In order to prevent asynchrony of final drug release and arrival of synthetic microbe at the target site (i.e., release of drug at inappropriate sites), an innocuous, bio-compatible layer, such as PNIPAAm (mentioned above), could be incorporated. This layer would be the inner most layer and protect the drug until controlled drug dissemination at the required site is achieved via external stimulus (e.g., temperature or ultrasound). In the case of a PNIPAAm layer, final drug dissemination can be achieved by temperature increase (Feng et al., 2014). In addition, microbubbles could also be incorporated as protective drug micelle, instead of PNIPAAm. These microbubbles would then be degraded by external ultrasound stimulation (Huang et al., 2015; Lv et al., 2016; Fan et al., 2018). This layer should ideally consist of non-biodegradable but bio-compatible constituents, to prevent drug release into circulation and exposure to off-target tissue. Furthermore, augmented host protection can be achieved by allowing the safe extrusion of intact drug-micelles through the urinary tract.
The redundancy employed in the aforementioned approach is another characteristic that could be adopted from the plethora of redundancy employed by microbes during immune evasion, in order to maximize control over drug delivery and minimize risk of undesired effects.
Post-Delivery Clearance of the System
Given the potential complication of polymer accumulation in vivo, or premature drug release, it is perhaps relevant to briefly discuss safety aspects of this system. The utilization of M1 macrophages would be advantageous as they would remain at target locations post-delivery and could potentially contribute to faster resolution of either primary inflammation (present due to the disease state) or secondary inflammation (required to clear bacterial debris after effective treatment). In support of this theory, the M1/M2 phenotype presents with some plasticity as tissue resident macrophages have been shown to change phenotype following appropriate effector exposure or systemic infection and activation by pathogens (Arnold et al., 2007; Mills, 2012). This low risk feature is the result of the non-lytic mechanisms employed to achieve expulsion, which is novel.
In terms of clearance of the components of the nanoparticle layers themselves, polymeric nanoparticles have demonstrated clearance rates of hours to several days (Alexis et al., 2008; Feng et al., 2014). Macrophages failing to reach their intended target sites may still release the encapsulated drug, but final dissemination of drugs at unintended sites is unlikely, due to the requirement for external stimulus. Thus, encapsulated drugs, polymeric debris and loaded macrophages should be efficiently cleared from the system, so that no long-term implications due to residual drugs or synthetic microbe components are expected.
Clearly, a model proposing quite significant paradigm shifts, such as the one we described here, requires substantial in vitro and in vivo testing and optimization by multiple laboratories. Given the requirement for in vivo tracking of cells, a zebrafish model may be the ideal choice for pilot studies, as the basic anatomy of the fish facilitates leukocyte migration tracking (Langenau et al., 2004) and this model has been employed in the context of macrophage migration (Wang et al., 2016; Barros-Becker et al., 2017). Additionally, in vivo tracking can also be achieved by permanent intracellular cell labeling and/or lasing techniques (Schubert et al., 2015) that would elucidate the exact location of carrier macrophages as well as their cargo over an extended period of time.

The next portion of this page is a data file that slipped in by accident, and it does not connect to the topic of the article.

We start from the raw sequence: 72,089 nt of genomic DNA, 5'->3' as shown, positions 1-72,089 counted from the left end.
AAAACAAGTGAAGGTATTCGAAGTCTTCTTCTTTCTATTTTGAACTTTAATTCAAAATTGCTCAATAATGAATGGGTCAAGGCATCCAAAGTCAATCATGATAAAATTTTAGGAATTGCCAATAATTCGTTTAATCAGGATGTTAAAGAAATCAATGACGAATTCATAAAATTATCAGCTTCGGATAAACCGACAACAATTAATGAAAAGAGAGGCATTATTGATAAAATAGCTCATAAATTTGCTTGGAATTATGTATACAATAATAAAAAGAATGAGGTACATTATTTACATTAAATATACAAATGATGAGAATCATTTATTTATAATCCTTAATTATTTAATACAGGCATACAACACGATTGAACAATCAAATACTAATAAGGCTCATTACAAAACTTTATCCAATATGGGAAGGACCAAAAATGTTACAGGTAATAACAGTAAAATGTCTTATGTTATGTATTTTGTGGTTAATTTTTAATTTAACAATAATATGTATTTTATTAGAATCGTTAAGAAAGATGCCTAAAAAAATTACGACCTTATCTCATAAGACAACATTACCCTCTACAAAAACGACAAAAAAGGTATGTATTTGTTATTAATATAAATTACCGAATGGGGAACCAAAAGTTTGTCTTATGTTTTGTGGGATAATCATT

Intracellular pathogens have developed a unique arsenal of tools to evade the immune system and thrive within host cells. The modulation of host processes, specifically modulation of the endocytic pathway, not only make these pathogens difficult to treat and dangerous, but also provides the opportunity to utilize and modify their methods for human gain. If the right combination of these effectors are repurposed, they can be used to develop a macrophage-based delivery system for the transport and controlled delivery of therapeutic agents packaged into a “synthetic microbe” as described here, to significant benefit of patients currently struggling with diseases at non-accessible sites or those caused by multi-drug resistant pathogens.
The success of a host-derived or biological delivery system is dependent on a key understanding of how microbial effectors work and what combination would result in effective release without severe side-effects, keeping in mind that the effectors are indeed potent virulence factors. Advancements in molecular biology, -omics, bioinformatics and live cell imaging have resulted in the identification of effectors and their roles in the host-microbe/pathogen interaction, using and building on this information, effectors can be chosen that would result in the desired outcome. Utilizing synthetic biology and heterologous expression, effectors can be produced and tailored for specific functions. Although some developmental steps for the proposed synthetic microbe drug delivery model remains to be addressed in more detail, we believe that rapid development in e.g., polymer design and the aforementioned advancements in techniques that are used to characterize and tailor effectors, can be used to overcome these limitations in the very near future.
All authors listed have made a substantial, direct and intellectual contribution to the work, and approved it for publication.
Conflict of Interest Statement
The authors declare that the research was conducted in the absence of any commercial or financial relationships that could be construed as a potential conflict of interest.
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Keywords: synthetic microbe, expulsion, cell-mediated delivery, biopharmaceutical, phagocytosis, intracellular pathogen, polymer, nano-medicine
Citation: Visser JG, Van Staden ADP and Smith C (2019) Harnessing Macrophages for Controlled-Release Drug Delivery: Lessons From Microbes. Front. Pharmacol. 10:22. doi: 10.3389/fphar.2019.00022
Received: 19 September 2018; Accepted: 09 January 2019;
Published: 25 January 2019.
Edited by:Yurong Lai, Gilead, United States
Reviewed by:Daniela Giacomazza, Italian National Research Council, Italy
Massimo Valoti, Università degli Studi di Siena, Italy
Constantin Mircioiu, Carol Davila University of Medicine and Pharmacy, Romania
Copyright © 2019 Visser, Van Staden and Smith. This is an open-access article distributed under the terms of the Creative Commons Attribution License (CC BY). The use, distribution or reproduction in other forums is permitted, provided the original author(s) and the copyright owner(s) are credited and that the original publication in this journal is cited, in accordance with accepted academic practice. No use, distribution or reproduction is permitted which does not comply with these terms.